Sara Adams posted a new instructional video and I just couldn’t wait to get started on folding it. I really like the way the star comes together with the color changing variation and the fact that this model requires only one sheet of paper to fold.
Paper to Use:
You can fold this model with Kami, tant, tissue foil or even nice wrapping paper. However, you should keep in mind that if you are going to use this as a CD or DVD cover, the paper would have to be thicker than a fine tissue paper.
I used yellow colored Tant paper and pasted a thin sheet of red tissue paper on one side in order to have a color changing design. The paper was quite alright to fold and I didn’t face any problems with the thickness.
When making an octagon, one has to be precise and as Sara reiterated in her instructional video, you have to make crisp, sharp folds and precisely, too, in order to have a perfectly folded model. If you see my finished model in the picture, you will see that some folds are slightly off, and this is because my octagon was not cut accurately.
How to Fold this Design:
The diagrams to this model can be found in Carmen Sprung’s book – 21 Origami Sterne – which you can purchase from OrigamiUSA’s The Source. Also, Sara Adams has taken the effort to record a very good instructional video on folding this design.
A few weeks ago, Dasa Severova designed a very pretty Perpetua flower design; what’s more is that she also took the pains to take a series of photo diagrams of the folding sequence and share it with everyone.
This floral design is indeed very pretty and if you are at ease with squash folds, and multiple collapses of paper, you should be fine.
Paper to use:
For my rendition, I have used duo colored tant paper measuring 35 cms in size. You can choose to fold this design with Kami paper, tissue foil or any paper you like. Paper measuring a minimum of 9 – 10 inches should be used as this design has a series of folds which will become quite tough if you fold it using a small sheet of paper to begin with.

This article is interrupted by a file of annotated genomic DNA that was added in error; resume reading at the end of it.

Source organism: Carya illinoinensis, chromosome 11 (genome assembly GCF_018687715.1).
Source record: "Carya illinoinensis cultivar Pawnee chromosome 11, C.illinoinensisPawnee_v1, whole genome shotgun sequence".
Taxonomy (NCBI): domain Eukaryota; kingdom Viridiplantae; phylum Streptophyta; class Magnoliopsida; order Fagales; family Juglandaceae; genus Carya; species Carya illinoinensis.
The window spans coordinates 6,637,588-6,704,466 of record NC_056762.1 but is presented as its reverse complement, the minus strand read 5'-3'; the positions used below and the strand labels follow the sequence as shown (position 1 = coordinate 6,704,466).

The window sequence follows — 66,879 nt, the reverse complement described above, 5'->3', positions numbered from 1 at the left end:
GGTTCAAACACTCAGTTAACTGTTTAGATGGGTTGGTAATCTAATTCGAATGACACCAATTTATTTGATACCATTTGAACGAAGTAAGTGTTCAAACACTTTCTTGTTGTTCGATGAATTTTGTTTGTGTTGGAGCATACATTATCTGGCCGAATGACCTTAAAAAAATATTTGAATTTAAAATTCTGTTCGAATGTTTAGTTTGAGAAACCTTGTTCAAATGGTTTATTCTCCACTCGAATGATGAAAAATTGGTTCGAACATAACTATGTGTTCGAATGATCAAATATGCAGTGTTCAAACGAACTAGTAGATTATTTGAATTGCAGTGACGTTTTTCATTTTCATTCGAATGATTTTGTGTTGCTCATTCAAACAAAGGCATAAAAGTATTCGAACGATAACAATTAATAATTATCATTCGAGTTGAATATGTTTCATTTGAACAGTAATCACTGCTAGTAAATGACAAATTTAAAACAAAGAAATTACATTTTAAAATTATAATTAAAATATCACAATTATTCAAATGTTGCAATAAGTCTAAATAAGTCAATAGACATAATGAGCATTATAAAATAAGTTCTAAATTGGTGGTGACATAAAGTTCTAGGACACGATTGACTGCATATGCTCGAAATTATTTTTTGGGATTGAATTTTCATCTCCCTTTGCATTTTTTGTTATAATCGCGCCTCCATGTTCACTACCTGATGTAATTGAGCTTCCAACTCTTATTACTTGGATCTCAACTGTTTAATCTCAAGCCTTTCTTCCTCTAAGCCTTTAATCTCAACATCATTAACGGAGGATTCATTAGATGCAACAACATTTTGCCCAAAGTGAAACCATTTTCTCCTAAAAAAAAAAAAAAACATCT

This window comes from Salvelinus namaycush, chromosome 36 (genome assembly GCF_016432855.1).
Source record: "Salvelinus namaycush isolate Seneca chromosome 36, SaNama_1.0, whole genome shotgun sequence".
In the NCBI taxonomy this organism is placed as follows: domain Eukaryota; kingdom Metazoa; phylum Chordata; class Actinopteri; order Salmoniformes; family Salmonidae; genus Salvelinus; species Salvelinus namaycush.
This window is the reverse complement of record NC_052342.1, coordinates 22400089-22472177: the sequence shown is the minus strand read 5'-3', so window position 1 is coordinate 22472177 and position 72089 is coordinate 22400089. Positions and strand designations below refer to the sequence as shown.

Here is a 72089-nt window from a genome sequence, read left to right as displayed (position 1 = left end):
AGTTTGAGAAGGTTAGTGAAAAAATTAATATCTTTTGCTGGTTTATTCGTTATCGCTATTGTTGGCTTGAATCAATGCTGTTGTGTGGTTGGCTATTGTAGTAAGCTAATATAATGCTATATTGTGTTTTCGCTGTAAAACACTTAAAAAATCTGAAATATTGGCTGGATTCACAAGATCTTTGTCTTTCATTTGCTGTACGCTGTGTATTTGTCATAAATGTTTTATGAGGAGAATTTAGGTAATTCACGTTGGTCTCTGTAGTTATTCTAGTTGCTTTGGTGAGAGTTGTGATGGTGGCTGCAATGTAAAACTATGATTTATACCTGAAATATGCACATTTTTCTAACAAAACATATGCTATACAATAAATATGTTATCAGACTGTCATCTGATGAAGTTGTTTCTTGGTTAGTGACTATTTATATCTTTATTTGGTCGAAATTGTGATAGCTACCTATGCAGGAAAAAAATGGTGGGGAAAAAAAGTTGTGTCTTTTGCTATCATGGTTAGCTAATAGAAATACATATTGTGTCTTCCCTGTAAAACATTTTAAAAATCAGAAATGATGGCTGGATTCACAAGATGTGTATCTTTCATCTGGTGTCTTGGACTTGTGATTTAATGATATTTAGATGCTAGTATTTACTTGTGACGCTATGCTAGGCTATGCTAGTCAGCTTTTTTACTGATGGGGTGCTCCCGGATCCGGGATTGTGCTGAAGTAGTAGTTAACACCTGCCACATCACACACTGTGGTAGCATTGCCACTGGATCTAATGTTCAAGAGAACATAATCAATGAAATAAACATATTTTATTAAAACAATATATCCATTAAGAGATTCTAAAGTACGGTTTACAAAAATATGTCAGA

From the square, you will have to cut out an Octagon, which is what you will begin your folding with. When starting to fold, in case you are using single-side colored paper, remember to start with the colored side facing you / upwards.
The completed model of mine measures approximately 9 inches in size.
How to fold the Floral Perpetua:
Dasa Severova has generously shared the instructional album on Flickr. She has demonstrated 3 levels of collapsing / folding and she does mention that you can increase this number if you feel like it. Tips on variations are also provided by her in the folding sequence.
This book – Origami Flowers Patterns – is the latest addition in my Origami Library and though I received it last week, I only got around to selecting a model to fold from this book, today.
None of the designs in the book have any special names, but this particular rosette, is one of the prettiest. I don’t think I did justice to it with the Kami paper I chose to fold it with, but nonetheless, I thought of posting it anyway.
This is my first fold of this particular model. Most of the designs in this book are intermediate requiring a lot of pre-creasing and collapsing to form the petals of the flowers. Another thing about these flowers is that all of them (except 1) are from a single sheet of paper. This book has 41 designs in all accompanied with step-by-step instructions.
Paper to use:
I think Kami paper is not a good option for these rosettes as it just doesn’t make the finished model look delicate and exquisite enough. I would try to fold my next rosette with glassine or any other thinner / delicate paper (such as tissue paper) in order to be able to back-light the model at the end, too.
This rendition of mine was folded from an octagon cut out of a 9 inch square sheet of single side colored kami paper. The end result is a model measuring approx 4.5 inches across.
How to fold this model:
The diagrams to this model are available in Tomoko Fuse’s book – Origami Flowers Patterns. Since all of the models in this book start with a octagon, you will be able to find the instructions for cutting an Octagon out of a square sheet of paper in Sara Adams’ blog.